Report from the Public Issues Committee: Dinosaur National Monument Cuts Paleontologist Positions

Title: Report from the Public Issues Committee: Dinosaur National Monument Cuts Paleontologist Positions

Author: Larry Anna, Chairman

Publication: The Outcrop, December 2002, p. 10

The following is an excerpt from an email distribution. This plea for help is all too familiar when faced with budget cuts and an apparent end to a productive and cherished tradition. The plea is an appropriate one, but it is also a method that treats symptoms rather than curing a disease. In this case the symptom is the abolishment of two paleontology positions and the treatment is to force the reinstatement of the positions. The disease, however, is the mindset that paleontology and, indeed, Earth Science does not have an immediate impact on people and the local economy. We need to get to a position where Earth Science is not an easy target for budget cuts. We need to educate officials, planners, and bureaucrats on the economic and societal benefits of our profession. We need to get to know our local media outlets — get their confidence, gain their respect, and then tell them our story and our concerns. As has been said before, there is nothing more disturbing for an official (business or government) to receive a message stating that 60 Minutes is at the door and wants to talk.

The new Superintendent of Dinosaur National Monument announced that he will be abolishing the two paleontology positions at Dinosaur National Monument because paleontology is not a significant resource issue for him. This will mean the end of a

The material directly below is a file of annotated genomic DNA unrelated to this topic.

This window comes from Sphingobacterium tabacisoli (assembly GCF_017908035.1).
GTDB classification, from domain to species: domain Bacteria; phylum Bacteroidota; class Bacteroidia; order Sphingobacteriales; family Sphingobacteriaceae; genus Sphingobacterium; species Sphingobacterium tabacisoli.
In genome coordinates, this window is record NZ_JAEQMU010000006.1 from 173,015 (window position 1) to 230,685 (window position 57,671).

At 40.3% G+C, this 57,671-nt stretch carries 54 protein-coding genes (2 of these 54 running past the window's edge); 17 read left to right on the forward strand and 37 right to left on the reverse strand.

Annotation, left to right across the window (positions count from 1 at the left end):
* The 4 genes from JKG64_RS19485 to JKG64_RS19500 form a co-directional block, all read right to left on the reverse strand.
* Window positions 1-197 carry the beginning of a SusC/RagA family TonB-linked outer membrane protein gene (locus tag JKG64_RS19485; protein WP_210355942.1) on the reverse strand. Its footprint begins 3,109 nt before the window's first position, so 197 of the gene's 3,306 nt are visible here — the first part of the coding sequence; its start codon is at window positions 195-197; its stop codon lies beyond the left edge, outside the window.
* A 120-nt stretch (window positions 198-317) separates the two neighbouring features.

50-year-old paleontology program which has produced the spectacular wall of fossils within the visitor center as well as abundant Mesozoic fossils from elsewhere in the Monument. The Monument will go from having an active excavation and research program on Mesozoic vertebrates to a caretaker policy, a step back to the 1930’s. Thus the premiere fossil park of the National Park Service will have no program for protecting and understanding the resource for which the Monument was established in 1915. In addition, there will be no paleontology program in the soon-to-be-built museum and exhibit facility and collections building. Does this sound right to you?

If you value the dinosaurs at Dinosaur National Monument then this is your opportunity to speak up and stop this madness. Write to the Park Service, as well as your own US senators and representatives, and ask that the paleontology program not be phased out and eliminated at Dinosaur. Ask that the Monument reinstate its research grade scientist position and continue to fully support the paleontology program, especially with the new facility being built in the next few years.

The original email is from Dr. Ken Carpenter, Curator of Lower Vertebrate Paleontology at the Denver Museum of Natural History and was sent to me via Doug Peters, 10-22-2002.